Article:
The air transport industry has criticised the US government’s plan to require airlines to compensate passengers for some flight delays and cancellations.
The International Air Transport Association (IATA), which represents some 300 airlines worldwide, said on 9 May that a compensation proposal introduced by the Biden Administration would not benefit customers nor lead to improved airline operations – but would push airfares higher.
“Airlines work hard to get their passengers to their destinations on time and do their best to minimise the impacts of any delays,” IATA director general Willie Walsh says. “Airlines already have financial incentives to get their passengers to their destination as planned. Managing delays and cancellations is very costly for airlines.”
“The added layer of expense that this regulation will impose will not create a new incentive, but it will have to be recouped – which is likely to have an impact on ticket prices,” adds Walsh.
In addition, the rule “could raise unrealistic expectations among travellers that are unlikely to be met”, IATA says.
The US Department of Transportation (DOT) on 8 May proposed requiring airlines to provide certain accommodations to passengers affected by flight delays and cancellations caused by factors within airlines’ control. The agency said such rules would better protect airline passengers and prompt carriers to improve operational reliability.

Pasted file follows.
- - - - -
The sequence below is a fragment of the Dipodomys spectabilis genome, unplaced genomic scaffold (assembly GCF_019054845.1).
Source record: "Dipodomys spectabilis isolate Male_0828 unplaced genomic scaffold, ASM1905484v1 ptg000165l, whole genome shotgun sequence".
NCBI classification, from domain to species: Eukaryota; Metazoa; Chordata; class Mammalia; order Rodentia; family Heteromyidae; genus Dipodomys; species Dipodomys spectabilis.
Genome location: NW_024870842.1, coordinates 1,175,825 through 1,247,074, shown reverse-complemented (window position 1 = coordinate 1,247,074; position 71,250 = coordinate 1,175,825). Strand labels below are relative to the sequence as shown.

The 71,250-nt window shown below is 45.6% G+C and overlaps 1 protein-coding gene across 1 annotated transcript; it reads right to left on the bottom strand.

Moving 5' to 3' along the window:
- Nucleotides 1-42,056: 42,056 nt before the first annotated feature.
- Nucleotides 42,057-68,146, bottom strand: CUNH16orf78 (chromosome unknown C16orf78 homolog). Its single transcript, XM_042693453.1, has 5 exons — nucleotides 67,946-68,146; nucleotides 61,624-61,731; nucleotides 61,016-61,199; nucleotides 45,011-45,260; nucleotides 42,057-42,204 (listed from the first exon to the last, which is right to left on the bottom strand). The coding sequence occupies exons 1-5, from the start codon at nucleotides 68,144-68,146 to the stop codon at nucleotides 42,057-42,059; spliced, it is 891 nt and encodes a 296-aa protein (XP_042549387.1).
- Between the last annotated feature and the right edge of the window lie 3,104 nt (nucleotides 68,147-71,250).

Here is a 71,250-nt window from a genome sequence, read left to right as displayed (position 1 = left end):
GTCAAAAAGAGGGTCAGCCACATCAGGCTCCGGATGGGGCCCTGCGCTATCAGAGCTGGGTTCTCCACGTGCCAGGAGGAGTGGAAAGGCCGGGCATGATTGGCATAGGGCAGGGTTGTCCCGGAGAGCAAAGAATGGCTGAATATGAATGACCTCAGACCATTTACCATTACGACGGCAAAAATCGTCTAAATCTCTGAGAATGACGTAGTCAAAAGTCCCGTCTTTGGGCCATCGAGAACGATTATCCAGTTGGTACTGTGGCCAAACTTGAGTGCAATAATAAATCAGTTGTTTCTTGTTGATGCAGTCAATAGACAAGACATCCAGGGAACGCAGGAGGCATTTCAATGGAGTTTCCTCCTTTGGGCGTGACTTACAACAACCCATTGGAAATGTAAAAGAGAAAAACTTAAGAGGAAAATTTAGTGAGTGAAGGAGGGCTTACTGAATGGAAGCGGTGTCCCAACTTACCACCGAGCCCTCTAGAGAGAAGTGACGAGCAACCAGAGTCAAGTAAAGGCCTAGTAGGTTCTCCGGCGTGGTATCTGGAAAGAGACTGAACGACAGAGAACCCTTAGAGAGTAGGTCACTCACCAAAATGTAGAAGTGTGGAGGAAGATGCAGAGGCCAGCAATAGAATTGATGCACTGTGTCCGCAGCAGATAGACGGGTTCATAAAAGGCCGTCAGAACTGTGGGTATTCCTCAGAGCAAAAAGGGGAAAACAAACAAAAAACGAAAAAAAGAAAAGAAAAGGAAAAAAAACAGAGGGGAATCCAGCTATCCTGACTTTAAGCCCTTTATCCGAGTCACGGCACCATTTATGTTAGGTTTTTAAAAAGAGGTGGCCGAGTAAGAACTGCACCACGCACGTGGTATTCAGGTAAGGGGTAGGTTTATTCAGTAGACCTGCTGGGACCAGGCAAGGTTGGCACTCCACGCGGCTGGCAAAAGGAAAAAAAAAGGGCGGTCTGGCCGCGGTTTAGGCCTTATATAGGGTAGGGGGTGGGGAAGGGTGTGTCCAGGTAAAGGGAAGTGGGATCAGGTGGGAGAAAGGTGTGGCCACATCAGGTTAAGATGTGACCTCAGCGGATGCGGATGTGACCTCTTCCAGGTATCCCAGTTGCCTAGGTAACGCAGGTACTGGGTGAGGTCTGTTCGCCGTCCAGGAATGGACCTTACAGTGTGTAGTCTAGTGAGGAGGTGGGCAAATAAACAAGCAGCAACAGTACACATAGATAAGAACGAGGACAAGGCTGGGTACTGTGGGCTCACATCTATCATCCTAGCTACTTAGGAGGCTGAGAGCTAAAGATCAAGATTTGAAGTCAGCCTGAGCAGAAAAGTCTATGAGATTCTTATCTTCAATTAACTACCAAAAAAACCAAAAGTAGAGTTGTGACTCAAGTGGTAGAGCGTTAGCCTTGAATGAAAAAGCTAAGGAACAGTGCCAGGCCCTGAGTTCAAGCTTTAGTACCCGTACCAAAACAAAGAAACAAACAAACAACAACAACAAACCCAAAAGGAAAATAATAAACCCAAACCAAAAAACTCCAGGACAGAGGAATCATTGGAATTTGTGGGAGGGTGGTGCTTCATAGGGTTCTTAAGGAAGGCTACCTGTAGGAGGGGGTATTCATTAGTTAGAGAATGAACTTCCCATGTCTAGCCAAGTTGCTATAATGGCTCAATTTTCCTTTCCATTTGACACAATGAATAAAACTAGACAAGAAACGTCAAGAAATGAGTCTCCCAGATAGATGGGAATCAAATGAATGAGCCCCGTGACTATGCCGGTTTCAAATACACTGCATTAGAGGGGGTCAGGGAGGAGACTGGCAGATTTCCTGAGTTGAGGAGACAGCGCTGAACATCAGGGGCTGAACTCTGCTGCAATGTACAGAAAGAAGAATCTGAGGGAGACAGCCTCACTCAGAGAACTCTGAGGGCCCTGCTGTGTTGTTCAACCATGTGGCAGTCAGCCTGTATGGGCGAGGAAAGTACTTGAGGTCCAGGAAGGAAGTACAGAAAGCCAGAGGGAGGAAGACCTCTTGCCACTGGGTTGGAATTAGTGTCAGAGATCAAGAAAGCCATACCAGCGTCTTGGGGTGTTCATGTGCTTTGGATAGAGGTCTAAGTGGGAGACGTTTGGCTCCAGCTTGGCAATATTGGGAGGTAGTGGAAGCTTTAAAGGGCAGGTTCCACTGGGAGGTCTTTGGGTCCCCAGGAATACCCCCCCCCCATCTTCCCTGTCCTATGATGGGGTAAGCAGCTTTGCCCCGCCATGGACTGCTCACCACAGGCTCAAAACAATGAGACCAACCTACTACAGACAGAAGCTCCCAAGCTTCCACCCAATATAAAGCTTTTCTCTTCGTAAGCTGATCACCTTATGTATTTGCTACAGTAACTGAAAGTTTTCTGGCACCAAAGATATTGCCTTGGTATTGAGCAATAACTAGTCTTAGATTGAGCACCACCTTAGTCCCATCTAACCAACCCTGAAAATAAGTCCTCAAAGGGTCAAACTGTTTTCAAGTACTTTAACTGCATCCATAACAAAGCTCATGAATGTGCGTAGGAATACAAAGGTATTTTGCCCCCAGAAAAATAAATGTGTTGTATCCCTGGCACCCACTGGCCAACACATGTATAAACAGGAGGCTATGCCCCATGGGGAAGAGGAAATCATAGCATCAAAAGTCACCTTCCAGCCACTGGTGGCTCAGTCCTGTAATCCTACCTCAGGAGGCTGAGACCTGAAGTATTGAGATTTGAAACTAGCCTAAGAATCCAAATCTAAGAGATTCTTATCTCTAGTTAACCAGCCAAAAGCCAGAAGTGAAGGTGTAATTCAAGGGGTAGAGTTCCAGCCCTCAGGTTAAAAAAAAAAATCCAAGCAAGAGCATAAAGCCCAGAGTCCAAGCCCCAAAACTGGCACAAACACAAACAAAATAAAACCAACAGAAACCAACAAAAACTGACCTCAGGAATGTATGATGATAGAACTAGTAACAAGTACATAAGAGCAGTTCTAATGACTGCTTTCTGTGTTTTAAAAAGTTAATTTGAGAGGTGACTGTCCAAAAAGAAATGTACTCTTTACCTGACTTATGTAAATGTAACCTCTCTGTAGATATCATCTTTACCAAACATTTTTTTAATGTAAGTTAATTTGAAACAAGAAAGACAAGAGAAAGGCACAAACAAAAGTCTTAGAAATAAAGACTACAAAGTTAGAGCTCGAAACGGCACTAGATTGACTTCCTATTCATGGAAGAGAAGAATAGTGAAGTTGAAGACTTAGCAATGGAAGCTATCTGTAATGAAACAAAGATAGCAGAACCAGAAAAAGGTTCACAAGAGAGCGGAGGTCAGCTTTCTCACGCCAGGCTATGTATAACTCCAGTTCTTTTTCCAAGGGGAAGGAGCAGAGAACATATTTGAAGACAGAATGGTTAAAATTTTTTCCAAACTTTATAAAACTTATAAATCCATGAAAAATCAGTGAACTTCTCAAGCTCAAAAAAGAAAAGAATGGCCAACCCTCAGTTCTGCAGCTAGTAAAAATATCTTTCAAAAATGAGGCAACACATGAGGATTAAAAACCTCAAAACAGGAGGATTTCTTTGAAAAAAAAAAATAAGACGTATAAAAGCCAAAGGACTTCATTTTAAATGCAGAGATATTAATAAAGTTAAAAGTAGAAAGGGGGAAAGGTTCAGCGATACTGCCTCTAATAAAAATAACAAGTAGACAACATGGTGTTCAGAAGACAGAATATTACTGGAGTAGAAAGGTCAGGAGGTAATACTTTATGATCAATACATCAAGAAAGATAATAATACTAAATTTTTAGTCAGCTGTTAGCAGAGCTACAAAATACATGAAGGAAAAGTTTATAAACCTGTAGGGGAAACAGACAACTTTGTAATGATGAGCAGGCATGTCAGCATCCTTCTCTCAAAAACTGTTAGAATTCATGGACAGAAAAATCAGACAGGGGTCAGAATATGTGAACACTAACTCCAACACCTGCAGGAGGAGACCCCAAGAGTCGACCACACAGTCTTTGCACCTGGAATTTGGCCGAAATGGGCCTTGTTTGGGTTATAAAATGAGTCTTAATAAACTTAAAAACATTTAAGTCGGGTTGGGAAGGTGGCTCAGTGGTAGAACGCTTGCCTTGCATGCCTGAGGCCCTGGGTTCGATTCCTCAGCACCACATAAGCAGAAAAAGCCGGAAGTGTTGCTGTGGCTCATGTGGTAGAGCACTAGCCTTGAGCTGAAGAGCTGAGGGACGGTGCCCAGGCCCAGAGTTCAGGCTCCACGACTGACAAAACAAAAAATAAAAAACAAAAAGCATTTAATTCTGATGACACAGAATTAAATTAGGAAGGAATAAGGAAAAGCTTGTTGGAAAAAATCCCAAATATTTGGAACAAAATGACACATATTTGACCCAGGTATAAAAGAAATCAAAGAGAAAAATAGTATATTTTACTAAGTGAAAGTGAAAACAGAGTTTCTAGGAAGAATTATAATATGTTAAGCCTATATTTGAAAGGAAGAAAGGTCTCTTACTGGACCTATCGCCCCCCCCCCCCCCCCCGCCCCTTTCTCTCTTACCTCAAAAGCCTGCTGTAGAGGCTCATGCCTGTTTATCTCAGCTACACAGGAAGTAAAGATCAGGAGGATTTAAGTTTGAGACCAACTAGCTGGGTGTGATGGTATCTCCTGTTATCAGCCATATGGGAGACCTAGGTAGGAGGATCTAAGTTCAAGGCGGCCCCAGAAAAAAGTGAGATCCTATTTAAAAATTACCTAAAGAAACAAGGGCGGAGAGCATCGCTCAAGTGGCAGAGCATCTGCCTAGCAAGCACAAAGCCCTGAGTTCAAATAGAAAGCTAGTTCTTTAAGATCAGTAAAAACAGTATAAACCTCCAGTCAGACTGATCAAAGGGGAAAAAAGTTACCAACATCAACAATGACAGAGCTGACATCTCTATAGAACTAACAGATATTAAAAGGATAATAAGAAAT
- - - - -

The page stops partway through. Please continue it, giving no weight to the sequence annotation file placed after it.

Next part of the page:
The plan is the latest in a series of moves by the DOT aimed addressing what regulators view as anti-consumer airline practices.
But delays due to inclement weather, for example, are not covered by the proposed regulation. And according to the Federal Aviation Administration, about 63% of disruptions this year have been due to weather.
“While the DOT carefully notes that airlines will only be responsible for compensating passengers for delays and cancellations for which the airline is deemed responsible, severe weather and other issues can have knock-on effects for days or even weeks later, at which point it can be difficult [or] impossible to isolate a single causal factor,” IATA says.
A4A, which represents most major US airlines, echoes that sentiment, saying, “One of the biggest impacts on flight operations is weather, and in 2022, more than half of flight cancellations were caused by extreme weather.”
“Carriers have taken responsibility for challenges within their control and continue working diligently to improve operational reliability,” A4A says, without specifically addressing the proposed rule. “This includes launching aggressive, successful hiring campaigns for positions across the industry and reducing schedules, notably in the busy Northeast region, in response to the FAA’s staffing shortages.”
“Aviation is a highly integrated activity involving a number of different partners, each of whom has a vital role in ensuring the smooth operation of the air transport system,” adds IATA’s Walsh. “Instead of singling out airlines as this proposal most assuredly does, the Biden Administration should be working toward ensuring a fully funded FAA, a fully staffed controller workforce, and completing the roll-out of the decades-delayed FAA NextGen air traffic control modernisation programme.”
The DOT under president Joe Biden has taken a stronger stance against perceived anti-consumer practices by US airlines. In 2022 it rolled out a website – flightrights.gov – that specifies each large US airline’s voluntary “customer service commitments”. The website shows, for instance, which carriers provide free guaranteed adjacent seating for families, and specifies, by airline, compensation and rebooking practices.
The DOT has also proposed a rule seeking to require airlines to notify passengers affected by cancellations that they are entitled to a ticket refunds. Another proposed DOT rule would require airlines and online travel agencies to more-prominently disclose fees, such as for baggage and flight changes.